In our country, hospital are closings, health care workers are being laid off and substandard working conditions for nurses exist. In addition, we have seen a lack of protective equipment, insurance companies’ massive profits without paying for hospital costs and millions of people uninsured and unwilling to have COVID tests because of the cost.
All these conditions are a result of hospital and staffing decisions being made on a financial basis. Since elective surgeries were canceled or postponed, hospitals have lost a primary funding source.
Here are the numbers and facts according to Physicians for a National Health Program (PNHP):
80 hospitals in the U.S. closed last year.
80,000 nurses and health care workers were laid off or furloughed.
58,025 of the 138,707 private practice doctor’s offices closed from March to June of 2020. That is a reduction of almost 42 percent.
Furthermore, staffing schedules, personal protection equipment and unsafe working conditions prevail in the country. Failures to track COVID-19 data has led to more than 1,700 health care worker deaths, which jeopardizes public health further. With fewer hospitals and doctors available, less staff, and protection equipment available, we are essentially enabling COVID-19 to spread.
In our privately managed health care system, priority is placed on financial need more than patient need. National Nurses United declare that “employers have taken advantage of every opportunity presented during the pandemic to maximize profits,” as stated in their white paper “Deadly Shame.”
In addition, insurance companies report excessive profits from covid while paying for less service. The New York Times states: “Some of the largest companies, including Anthem, Humana and UnitedHealth Group, are reporting second-quarter earnings that are double what they were a year ago. Although many hospitals have been overwhelmed by the coronavirus outbreaks raging from state to state, insurers have shelled out billions of dollars less in medical claims in the last three months. The companies’ staggering pandemic profits stand in stark contrast to the scores of small medical practices and rural hospitals that are struggling to stay open…”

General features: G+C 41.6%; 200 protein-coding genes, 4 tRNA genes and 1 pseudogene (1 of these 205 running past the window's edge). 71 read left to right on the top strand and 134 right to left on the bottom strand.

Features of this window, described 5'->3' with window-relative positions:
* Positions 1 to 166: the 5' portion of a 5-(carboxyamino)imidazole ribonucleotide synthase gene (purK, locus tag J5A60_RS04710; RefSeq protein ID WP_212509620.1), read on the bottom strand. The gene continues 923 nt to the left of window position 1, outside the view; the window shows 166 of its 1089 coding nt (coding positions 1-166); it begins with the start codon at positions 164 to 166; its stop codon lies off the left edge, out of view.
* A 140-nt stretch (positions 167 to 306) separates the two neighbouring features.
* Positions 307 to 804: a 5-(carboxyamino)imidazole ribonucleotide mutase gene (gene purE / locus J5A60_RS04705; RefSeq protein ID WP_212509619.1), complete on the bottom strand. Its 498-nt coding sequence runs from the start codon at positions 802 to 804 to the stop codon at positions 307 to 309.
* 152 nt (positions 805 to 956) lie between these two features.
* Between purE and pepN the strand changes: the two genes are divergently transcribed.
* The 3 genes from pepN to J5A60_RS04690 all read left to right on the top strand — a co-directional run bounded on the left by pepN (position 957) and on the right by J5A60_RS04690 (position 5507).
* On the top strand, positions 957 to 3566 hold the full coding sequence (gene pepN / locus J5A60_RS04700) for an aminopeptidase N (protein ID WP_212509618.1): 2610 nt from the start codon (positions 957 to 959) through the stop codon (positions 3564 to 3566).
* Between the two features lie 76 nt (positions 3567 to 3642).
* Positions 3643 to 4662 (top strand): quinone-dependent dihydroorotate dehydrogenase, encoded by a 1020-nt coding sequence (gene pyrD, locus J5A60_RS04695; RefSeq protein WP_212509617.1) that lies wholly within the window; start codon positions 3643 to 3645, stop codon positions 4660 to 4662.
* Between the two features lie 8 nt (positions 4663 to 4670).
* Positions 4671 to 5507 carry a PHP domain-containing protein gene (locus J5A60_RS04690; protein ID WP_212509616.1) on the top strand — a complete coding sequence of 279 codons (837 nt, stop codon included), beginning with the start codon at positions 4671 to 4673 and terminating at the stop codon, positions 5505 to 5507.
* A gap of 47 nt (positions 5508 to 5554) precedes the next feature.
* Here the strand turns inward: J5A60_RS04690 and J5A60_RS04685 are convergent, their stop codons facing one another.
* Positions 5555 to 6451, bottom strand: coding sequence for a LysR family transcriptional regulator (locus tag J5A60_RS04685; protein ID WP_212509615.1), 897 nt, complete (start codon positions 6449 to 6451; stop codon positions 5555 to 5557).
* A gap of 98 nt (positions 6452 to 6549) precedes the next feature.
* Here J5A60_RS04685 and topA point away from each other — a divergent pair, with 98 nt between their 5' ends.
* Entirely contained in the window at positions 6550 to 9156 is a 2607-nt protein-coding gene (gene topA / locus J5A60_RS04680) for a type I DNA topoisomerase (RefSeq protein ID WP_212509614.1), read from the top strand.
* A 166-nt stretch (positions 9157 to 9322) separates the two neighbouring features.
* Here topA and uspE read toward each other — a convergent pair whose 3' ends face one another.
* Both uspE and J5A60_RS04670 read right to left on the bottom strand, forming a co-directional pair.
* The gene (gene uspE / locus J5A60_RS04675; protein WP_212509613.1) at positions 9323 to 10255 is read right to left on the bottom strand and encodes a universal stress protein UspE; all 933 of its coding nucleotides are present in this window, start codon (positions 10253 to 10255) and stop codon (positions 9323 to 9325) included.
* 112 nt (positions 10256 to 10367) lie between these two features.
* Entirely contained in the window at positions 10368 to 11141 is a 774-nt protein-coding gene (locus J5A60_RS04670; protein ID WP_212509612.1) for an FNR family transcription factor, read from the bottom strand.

An enormous amount of money stays with the wealthy and is not getting to the sick. COVID tests often are costly and is not readily available, especially for 30 million people who remain uninsured. There are 70 million others who have such high deductibles that they avoid going to the doctor to get tested or treated for COVID when sick.
COVID-19 grows and thrives with these financial barriers to COVID testing and treatment, and uninsured populations. Are there really financial barriers in the USA compared to other countries?
According to the Commonwealth Fund Data, in eight categories of skipping medical help because of costs, people in the USA as more than twice as likely to skip tests/treatments/ and seeing a doctor when sick compared with even the highest rates of other countries.
The solution is to immediately implement the following items as an emergency measure:
Free testing and treatment: All testing, treatment and follow-up services must be made easily available to everyone at no cost.
Budget all expenditures based on serving medical needs, not serving insurance or administrative profits. All hospitals, clinics, doctors paid on need assessment and COVID treatment, not on profitability. Fund this from insurance company windfall profits and expanded Medicare.
Assure worker protections now. Supply PPE for all staff and nurses; implement safe scheduling of hours and working conditions; boost hiring; provide sick leave for workers, and family leave.
Follow the 8 steps of COVID-19 Response as recommended by the Physicians for Health Plan. (www.pnhp.org)
Pass into law the Expanded and Improved Medicare for All so we can manage COVID and prevent future flat-footed responses to pandemics.
Editor’s note: Arlene Sheak enjoyed living and working in Athens County 45 years.She has been an activist with the Single Payer Action Network (SPAN) of Ohio for 18 years.